4to, two parts in one, each with own title, continuous pagination, pp. , 198, ; 6 woodcut plates; elaborate woodcut frontispiece showing the Trojan Horse; lightly foxed, but generally a good clean copy bound in contemporary vellum, author’s name in manuscript on spine; edges and corners worn.
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Promptuarium Chirurgicum In quo agitur de Morbis, qui indigent manuali Operatione Artis Chirurgiae.
First edition, very rare, of this handbook of practical surgery, by the author of the first treatise of legal medicine written in Italian.
Antonio Filippo Ciucci (first half of the seventeenth century–c. 1710) studied medicine in Florence, before moving to Rome, where he spent five years working in the lazaretto of the Casaletto. His experiences there lead him to the conviction that the plague was a contagious disease, a theory that was still very controversial at the time, and one which he discusses in both the present work and in Filo d’Arianna (1682). In 1670 Ciucci became first surgeon in Macerata and professor of anatomy at the local university, while concurrently practicing as a forensic surgeon.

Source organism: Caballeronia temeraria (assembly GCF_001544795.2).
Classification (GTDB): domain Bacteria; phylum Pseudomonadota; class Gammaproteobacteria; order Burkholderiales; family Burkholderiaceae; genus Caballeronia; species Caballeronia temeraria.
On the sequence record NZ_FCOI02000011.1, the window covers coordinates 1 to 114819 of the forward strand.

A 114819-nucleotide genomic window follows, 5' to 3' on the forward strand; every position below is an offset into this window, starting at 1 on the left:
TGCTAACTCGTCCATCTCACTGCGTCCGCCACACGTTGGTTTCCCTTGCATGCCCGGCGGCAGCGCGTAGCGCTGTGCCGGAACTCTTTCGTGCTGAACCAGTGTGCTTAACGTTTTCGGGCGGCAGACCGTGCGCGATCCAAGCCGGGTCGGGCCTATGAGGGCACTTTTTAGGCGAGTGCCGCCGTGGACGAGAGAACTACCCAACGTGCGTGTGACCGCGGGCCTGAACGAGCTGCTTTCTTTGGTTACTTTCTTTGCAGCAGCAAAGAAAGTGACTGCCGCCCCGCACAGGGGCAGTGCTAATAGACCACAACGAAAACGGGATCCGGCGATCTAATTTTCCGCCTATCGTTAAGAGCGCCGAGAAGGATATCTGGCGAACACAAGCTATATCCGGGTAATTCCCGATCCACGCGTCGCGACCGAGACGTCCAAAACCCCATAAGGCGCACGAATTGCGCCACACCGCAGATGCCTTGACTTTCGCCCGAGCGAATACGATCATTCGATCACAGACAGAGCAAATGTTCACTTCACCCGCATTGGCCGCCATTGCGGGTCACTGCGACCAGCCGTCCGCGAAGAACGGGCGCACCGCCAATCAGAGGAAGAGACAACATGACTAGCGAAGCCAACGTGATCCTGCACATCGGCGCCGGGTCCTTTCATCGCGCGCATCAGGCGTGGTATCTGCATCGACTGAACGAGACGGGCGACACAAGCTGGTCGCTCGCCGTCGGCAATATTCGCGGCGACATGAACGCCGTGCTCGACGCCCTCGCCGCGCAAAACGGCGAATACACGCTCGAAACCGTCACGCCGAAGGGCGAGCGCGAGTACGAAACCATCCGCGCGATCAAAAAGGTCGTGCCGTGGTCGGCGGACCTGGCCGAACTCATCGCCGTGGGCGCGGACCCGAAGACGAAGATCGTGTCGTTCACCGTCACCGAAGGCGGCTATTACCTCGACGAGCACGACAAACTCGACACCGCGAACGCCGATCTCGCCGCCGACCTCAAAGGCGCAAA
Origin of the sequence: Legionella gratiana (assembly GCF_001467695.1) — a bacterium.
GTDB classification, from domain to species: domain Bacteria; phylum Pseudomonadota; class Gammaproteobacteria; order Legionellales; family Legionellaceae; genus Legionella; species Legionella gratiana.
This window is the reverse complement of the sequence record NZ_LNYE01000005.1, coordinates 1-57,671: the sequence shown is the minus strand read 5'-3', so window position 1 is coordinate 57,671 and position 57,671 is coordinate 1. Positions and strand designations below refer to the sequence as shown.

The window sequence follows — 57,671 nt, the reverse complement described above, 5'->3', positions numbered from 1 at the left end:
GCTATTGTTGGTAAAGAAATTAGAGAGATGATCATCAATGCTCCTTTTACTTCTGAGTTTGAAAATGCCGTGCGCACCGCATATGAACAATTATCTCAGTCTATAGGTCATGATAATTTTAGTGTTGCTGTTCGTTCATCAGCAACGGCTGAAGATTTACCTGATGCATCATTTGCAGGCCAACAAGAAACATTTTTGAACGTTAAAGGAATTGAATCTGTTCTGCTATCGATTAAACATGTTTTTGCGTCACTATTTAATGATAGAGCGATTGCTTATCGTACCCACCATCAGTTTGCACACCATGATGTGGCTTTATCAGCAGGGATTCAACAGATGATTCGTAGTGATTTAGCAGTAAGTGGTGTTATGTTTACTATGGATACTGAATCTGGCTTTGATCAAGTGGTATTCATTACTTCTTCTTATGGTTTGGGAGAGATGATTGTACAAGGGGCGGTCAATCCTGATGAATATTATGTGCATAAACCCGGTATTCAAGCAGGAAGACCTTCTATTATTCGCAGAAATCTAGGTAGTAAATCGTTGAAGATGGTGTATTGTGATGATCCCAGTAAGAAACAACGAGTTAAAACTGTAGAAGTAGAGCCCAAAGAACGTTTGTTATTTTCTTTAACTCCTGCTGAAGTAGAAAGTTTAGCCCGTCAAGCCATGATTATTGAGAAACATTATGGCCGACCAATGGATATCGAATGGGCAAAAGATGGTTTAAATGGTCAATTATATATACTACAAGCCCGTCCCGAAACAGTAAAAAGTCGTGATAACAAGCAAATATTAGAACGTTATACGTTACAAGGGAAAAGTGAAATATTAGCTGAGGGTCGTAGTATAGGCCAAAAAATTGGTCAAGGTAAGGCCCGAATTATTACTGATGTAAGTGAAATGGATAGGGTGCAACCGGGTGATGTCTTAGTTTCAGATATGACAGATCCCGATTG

This work on practical medicine, the first published by Ciucci, constitutes a guide to the nature and treatment of a wealth of common and uncommon afflictions. Divided into two parts, the first provides an alphabetical list of ailments and references to medical works in which the physician in need may find information on said condition, and covers everything from constipation, paralysis and erections, to cleft penises, hearing loss and earache. The second part, which is illustrated by anatomical and technical woodcuts, contains further explorations on some of the diseases listed in part one, taken from Ciucci’s own experiences. Included are diagrams on the treatment of dislocated shoulders; a blueprint of the ‘tenacula tricuspidis’, the tricuspid forceps invented by Ciucci himself, and designed to extract calculi formed in the urethra without damaging the surrounding tissue; and a proof that cataracts are caused by the clouding of the lens, and not an opacity lying between the lens and the iris, as previously assumed.
Library Hub records only one copy, at the British Library; OCLC records only three in North America (Fisher Library, Cushing/Whitney Medical Library, University of Chicago).
Bibliotheca Walleriana, I, p. 97.
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